24 of 35 people found the following review helpful
Keynes on steroids.,
This review is from: Freefall: Free Markets and the Sinking of the Global Economy (Hardcover)Stiglitz is a Keynesian, and he makes no attempt to hide it. Not only does he support stimulus spending, in fact he thinks the current round is insufficient. Not at any time does he consider the possibility of saddling future generations with too much debt. But then perhaps his plan is to inflate the debts away, seeing how he dedicated a substantial part of this book to defuse the debate on inflation.
Although he has good points with regards to gutted regulation, his solution besides improving regulation is essentially more of the same: lots of cheap credit - ignoring that this was what caused a large part of the issues we see around us at present.
At times, his solutions become rather confusing - he wants high interest rates on savings accounts, yet low interest rates on mortgages. According to the Austrian School of Economics, this separation is impossible; money will flow between sectors. He also argues against cutting wages during a recession, ignoring that this itself might very well cause an increase in unemployment, and during periods of deflation, a real-rate wage hike for those still with jobs and a decrease in competitiveness for the company in question. He furthermore recognizes the UK and the US might have to accept a 10% cut in consumption - but doesn't mention how this might be implemented, or even the basis of this assumption.
His historical perspective is debatable as well - he argues Hoover was a Laissez-Faire supporter, and what was needed during the Great Depression was even more stimulus (spot a pattern here?). He also claims no-one knows why the 1987 crash took place, despite significant indications this was caused by stop-loss triggers.
The book is very politically motivated, to the extent that he has no qualms with regards to criticising the US, but not a single bad word about China or Japan is mentioned, despite there being plenty of controversies. Issues such as differences in regulation favouring the East Asian economies are left out, but when regulation favours the US, it's branded "exploitation". He also states he foresaw the collapse, yet he sees no bubble brewing in China. Time will tell on that one, obviously.
I do want to point out he does a good job at summing up the current crisis. He does propose solutions, although they seem a bit far-fetched at times. For instance, a gross domestic "happiness" indicator would be virtually impossible to quantify.
All in all, a pretty good book. But I can't agree with his ultra-lax Keynesian outlook - especially not considering Keynes himself advocated running a surplus at the top of the cycle, which this new brand of Keynesians seem to conveniently ignore - and hence give it a 3/5.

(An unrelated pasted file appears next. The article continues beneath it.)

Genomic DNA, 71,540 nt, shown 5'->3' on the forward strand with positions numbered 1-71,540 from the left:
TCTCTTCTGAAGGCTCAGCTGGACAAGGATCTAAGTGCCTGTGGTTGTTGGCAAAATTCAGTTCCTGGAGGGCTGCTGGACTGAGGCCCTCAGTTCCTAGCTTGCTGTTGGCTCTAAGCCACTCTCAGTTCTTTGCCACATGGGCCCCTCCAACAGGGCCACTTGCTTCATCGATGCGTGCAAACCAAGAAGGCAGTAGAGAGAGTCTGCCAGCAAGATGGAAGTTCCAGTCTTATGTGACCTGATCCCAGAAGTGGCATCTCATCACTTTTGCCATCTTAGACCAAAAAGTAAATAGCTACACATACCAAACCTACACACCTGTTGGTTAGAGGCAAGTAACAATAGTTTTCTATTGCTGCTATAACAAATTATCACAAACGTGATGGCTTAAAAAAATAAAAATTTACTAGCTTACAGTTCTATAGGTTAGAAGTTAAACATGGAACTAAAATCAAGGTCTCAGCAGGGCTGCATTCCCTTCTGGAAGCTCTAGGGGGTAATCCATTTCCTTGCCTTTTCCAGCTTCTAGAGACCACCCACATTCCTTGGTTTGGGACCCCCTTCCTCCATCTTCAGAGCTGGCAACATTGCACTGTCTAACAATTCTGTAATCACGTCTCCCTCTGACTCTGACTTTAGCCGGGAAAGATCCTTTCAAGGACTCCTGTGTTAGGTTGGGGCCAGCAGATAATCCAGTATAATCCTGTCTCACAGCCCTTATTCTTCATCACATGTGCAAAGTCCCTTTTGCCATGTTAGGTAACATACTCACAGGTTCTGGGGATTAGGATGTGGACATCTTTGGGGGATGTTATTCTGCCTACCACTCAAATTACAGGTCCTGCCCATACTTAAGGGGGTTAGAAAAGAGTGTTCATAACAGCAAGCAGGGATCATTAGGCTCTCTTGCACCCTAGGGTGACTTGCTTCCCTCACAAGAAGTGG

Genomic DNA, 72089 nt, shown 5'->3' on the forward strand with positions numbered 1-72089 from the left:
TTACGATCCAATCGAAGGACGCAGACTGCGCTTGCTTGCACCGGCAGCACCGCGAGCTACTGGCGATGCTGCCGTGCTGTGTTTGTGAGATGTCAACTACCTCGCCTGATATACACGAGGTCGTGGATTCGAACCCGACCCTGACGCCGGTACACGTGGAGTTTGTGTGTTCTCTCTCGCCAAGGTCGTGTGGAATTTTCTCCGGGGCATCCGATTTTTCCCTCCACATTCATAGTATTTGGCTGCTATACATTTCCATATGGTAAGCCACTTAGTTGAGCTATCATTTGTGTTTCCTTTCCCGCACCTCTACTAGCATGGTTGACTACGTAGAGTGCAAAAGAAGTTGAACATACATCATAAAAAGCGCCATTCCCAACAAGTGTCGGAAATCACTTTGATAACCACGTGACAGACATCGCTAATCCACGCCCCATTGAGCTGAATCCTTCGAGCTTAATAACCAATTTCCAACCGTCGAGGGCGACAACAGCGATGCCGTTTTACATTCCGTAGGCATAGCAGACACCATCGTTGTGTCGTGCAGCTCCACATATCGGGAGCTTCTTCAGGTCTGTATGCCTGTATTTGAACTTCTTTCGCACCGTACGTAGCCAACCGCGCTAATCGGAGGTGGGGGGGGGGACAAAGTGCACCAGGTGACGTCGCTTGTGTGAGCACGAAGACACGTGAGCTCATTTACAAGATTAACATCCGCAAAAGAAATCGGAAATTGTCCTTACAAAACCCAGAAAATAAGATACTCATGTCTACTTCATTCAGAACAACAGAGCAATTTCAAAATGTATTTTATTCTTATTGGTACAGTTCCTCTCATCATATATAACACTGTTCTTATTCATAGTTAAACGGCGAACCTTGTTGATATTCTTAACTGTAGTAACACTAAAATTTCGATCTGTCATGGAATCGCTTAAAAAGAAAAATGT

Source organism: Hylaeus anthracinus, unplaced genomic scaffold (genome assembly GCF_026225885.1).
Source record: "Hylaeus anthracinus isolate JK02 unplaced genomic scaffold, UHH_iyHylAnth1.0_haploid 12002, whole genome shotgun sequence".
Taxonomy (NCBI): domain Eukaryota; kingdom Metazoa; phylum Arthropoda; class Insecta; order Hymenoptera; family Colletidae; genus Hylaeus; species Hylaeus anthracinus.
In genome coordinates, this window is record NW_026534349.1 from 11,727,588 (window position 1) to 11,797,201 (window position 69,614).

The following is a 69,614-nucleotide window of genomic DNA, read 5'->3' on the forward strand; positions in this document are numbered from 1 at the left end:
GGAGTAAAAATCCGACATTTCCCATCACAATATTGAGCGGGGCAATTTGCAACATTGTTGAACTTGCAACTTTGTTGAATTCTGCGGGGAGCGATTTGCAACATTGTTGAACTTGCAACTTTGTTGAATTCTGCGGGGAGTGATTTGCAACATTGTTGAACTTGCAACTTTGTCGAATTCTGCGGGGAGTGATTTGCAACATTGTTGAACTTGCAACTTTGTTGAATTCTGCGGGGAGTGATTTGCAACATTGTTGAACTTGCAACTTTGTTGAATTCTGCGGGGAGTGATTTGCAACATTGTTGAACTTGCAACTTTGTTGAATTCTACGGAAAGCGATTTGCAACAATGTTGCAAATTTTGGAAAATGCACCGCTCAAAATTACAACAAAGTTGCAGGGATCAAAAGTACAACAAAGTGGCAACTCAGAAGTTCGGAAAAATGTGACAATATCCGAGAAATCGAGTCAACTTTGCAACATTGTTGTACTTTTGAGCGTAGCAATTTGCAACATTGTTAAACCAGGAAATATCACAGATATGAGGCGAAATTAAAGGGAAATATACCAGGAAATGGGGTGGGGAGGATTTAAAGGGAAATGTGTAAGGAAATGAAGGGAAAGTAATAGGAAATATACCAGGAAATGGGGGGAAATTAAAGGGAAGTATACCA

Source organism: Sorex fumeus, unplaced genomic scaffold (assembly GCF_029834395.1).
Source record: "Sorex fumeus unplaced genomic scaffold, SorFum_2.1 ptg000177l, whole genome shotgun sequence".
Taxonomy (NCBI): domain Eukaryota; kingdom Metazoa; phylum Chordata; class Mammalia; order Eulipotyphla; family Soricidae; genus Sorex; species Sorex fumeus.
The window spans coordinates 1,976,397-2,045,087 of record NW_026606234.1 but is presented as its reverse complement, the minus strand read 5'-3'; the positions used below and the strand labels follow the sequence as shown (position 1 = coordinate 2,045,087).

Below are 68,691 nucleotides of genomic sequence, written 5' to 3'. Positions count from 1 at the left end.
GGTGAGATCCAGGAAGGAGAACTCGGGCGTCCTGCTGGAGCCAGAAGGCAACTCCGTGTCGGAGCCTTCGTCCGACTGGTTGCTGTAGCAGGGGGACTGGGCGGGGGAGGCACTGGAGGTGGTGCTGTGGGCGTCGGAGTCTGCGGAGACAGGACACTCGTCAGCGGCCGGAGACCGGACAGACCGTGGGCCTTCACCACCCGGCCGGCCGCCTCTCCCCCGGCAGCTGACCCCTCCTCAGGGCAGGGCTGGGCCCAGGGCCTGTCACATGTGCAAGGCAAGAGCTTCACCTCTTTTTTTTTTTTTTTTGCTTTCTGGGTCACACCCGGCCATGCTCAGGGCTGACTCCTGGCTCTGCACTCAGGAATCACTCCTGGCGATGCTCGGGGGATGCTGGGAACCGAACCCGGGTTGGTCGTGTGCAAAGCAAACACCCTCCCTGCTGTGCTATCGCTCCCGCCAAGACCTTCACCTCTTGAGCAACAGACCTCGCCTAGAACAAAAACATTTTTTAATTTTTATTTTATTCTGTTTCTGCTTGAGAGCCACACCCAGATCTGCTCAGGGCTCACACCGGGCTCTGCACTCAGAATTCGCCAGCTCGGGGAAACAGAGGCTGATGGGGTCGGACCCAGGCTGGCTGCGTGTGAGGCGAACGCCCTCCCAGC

Tracked by 1 customer
Sort: Oldest first | Newest first
Showing 1-4 of 4 posts in this discussion
Initial post: 11 Dec 2010 06:17:21 GMT
Christopher Wallis says:
I would just like to praise this thoughtful and well worded review. Too often I see reviews for books (like the recent one by Gordon Brown) as nothing more than attacks on the authors and their ideologies. While you do make clear that you do not agree with Stiglitz's ideas for solutions, you nevertheless point out why in a calm, measured manner with no ad homeniem, instead poitning out what you feel he has 'left out' of the argument or failed to address, a prefectly legitimate critique for an economics book. Not being an economics student, but having recently become interested thanks to the present crisis I have been starved of useful information about where to start reading up on economics, something which fascinates me but is hard to understand at first. Your review is the most helpful critical review I've read on this site. Thank you.
Posted on 4 Mar 2011 13:37:52 GMT
[Deleted by the author on 4 Mar 2011 13:39:06 GMT]
Posted on 12 Oct 2011 18:30:17 BDT
I agree with Christopher Wallis. Thank you for an all too rare balanced, critical review.
Posted on 29 Apr 2012 19:31:37 BDT
Rob Julian says:
John Maynard Keynes made a very interesting radio broadcast on the subject of free trade and protectionism called; "Pros and Cons of Tariffs". Back then tariffs were a big issue, and what Keynes had to say was characteristically insightful. If you are interested in reading most of this 1932 BBC broadcast, (approx 1000 words) please follow this link and find it written in my Amazon book review.Competition Friendly Protectionism - How a Certain Kind of Protectionism Could Temper and Improve Globalisation
‹ Previous 1 Next ›